Facebook announced off-the-charts Q2 ’16 earnings yesterday, including $2 billion in net income, double what it was just 6 months ago. Monthly active users increased to 1.71 billion, with 1.1 billion using Facebook daily. From a standing start in mobile just 4 years ago, Facebook generated $5.2 billion or 84% of its quarterly ad revenue from mobile.
There is no question that Facebook has thoroughly conquered mobile. But, far from sitting on its laurels, Facebook is evolving in many ways and over the past year video has become an ever-bigger part of Facebook’s story. Earlier this year, Mark Zuckerberg, Facebook’s Founder, Chairman and CEO, highlighted the role that video is playing in delivering more engaging experiences. Then on yesterday’s earnings call Zuckerberg went a step further, stating the company’s goals plainly, “We see a world that is video first with video at the heart of all of our apps and service.”
Mobile video is growing fast, but monetizing it fully is a work in progress. At the recent Video Ad Summit, participants on the “Capitalizing on Mobile as the First Screen” session included Justin Fadgen (VP, Business Development, Beachfront Media), Kevin Hein (U.S. Industry Lead, Technology and Telecom Vertical, Facebook), Manny Puentes (Chief Technology Officer, Altitude Digital) and Blake Sabatinelli (GM, Newsy) with Anna Bager (SVP, Mobile and Video, IAB), moderating.
Particular challenges for mobile video that the panelists raised included ad/video load times, a limited window to gain the viewer’s attention, standardized measurement, consistent user experiences and the growing role of data. The panelists also discussed the opportunities and challenges around distributed video models on social platforms and how much effort is required to optimize each, among other topics.
The conversation balanced perspectives from the advertiser, publisher, platform and technology perspectives really well. Mobile video has gained a lot of usage, but it’s clear that it’s still early days in fully monetizing it.
Watch the video now (41 minutes, 23 seconds).
News Corp. announced this morning at Cannes Lions the availability of a new viewable vertical video ad for mobile devices that can be bought initially on The Sun and The New York Post. The ad is an outstream format against vertical video content, plays only when in view and can be scrolled past. The ad appears with audio off, which viewers can toggle on. Viewability is measured by Moat per MRC standards.
I'm pleased to present the 326th edition of the VideoNuze podcast with my weekly partner Colin Dixon of nScreenMedia.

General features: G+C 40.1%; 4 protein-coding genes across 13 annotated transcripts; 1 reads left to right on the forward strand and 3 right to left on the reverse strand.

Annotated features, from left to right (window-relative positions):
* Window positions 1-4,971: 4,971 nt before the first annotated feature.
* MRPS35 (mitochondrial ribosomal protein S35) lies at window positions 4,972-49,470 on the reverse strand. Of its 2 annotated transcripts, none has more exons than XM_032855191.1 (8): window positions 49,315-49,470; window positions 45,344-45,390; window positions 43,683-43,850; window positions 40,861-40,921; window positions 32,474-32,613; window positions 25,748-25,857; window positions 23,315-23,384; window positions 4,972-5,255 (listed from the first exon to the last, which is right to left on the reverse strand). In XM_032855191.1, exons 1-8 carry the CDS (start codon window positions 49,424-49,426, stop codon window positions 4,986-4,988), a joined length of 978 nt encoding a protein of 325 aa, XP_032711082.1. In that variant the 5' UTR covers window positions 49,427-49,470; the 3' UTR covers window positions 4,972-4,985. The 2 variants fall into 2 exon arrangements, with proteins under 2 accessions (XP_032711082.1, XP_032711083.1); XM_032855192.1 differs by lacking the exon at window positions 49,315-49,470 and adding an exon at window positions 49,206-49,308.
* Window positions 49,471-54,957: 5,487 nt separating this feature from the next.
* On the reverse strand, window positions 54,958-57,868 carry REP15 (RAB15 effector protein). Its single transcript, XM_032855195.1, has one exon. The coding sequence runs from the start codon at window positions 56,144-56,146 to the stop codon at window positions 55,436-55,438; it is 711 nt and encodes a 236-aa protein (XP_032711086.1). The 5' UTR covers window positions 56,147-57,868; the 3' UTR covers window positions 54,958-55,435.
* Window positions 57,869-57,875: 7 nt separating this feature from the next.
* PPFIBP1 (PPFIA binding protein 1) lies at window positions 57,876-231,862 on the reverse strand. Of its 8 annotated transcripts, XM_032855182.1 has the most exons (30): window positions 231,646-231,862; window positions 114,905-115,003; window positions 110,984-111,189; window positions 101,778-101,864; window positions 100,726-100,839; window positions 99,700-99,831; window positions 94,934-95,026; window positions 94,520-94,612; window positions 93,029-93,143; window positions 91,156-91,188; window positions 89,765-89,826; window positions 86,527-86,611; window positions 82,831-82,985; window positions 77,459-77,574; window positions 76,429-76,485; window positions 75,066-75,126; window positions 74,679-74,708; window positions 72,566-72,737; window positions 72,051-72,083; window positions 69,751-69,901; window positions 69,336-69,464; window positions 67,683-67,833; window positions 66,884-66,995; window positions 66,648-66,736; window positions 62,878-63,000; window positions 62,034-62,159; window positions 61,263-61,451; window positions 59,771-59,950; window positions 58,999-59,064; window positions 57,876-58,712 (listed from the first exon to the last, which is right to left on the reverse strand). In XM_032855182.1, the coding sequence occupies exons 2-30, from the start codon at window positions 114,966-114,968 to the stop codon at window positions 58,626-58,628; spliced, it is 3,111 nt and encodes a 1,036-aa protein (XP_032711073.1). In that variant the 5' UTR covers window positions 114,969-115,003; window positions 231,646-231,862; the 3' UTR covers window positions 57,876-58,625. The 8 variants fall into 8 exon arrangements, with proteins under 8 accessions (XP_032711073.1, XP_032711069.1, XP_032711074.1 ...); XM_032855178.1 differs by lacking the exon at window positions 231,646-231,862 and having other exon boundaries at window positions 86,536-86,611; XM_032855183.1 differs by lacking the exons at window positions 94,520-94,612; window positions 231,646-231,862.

Mobile video is poised to explode over the next 5 years, according to new forecasts from Cisco (which I wrote about here) and Ericsson (which Colin wrote about here). In today’s podcast, Colin and I dig into the highlights.
When you step back, it’s pretty incredible how dominant video and smartphones have become in driving network investments for both wired and wireless carriers. Viewers’ expectations that they can watch video whenever, wherever and however they want has become THE main theme in growing network capabilities. Colin also explains specific technologies being deployed by mobile carriers to support the upcoming data explosion.
Listen now to learn more!
Click here to listen to the podcast (23 minutes, 10 seconds)
Stre.am, which has offered free mobile live-streaming to consumers, is looking to help brands and media companies capitalize on the live-streaming craze by introducing Stre.am Enterprise.
CMO Will Jamieson told me that that two distinguishing features are that Strea.am Enterprise provides a full solution so that content providers can incorporate their live-streams into their own web or mobile properties. In addition, Stre.am has built its own media server that uses RTMP, so it can deliver live streams with sub two-second latency, critical in mobile gaming / eSports apps.
Ooyala has released its Q4 ’15 Global Video Index, finding that mobile video now accounts for 46% of views. That’s up slightly from the 45% Ooyala reported in Q3 ’15 and 44% it reported in Q2 ’15, suggesting that mobile viewing share may be starting to plateau. Smartphones still dominate mobile viewing, driving 6x the share of tablets. For the second quarter in a row, 69% of all videos watched on smartphones were under 10 minutes.
Categories: Mobile Video
GfK MRI has released results of a new study analyzing the amount of time nearly 6,000 smartphone users spend on different activities, finding that just 2% of time is spent watching video. Phone calls and texting are tied for first with 22% of time spent, followed by email and social media (both 10%). Overall GfK’s category of “Entertainment,” which includes web surfing, music, games, video, shopping and reading, accounted for 22% of time spent.
Categories: Mobile Video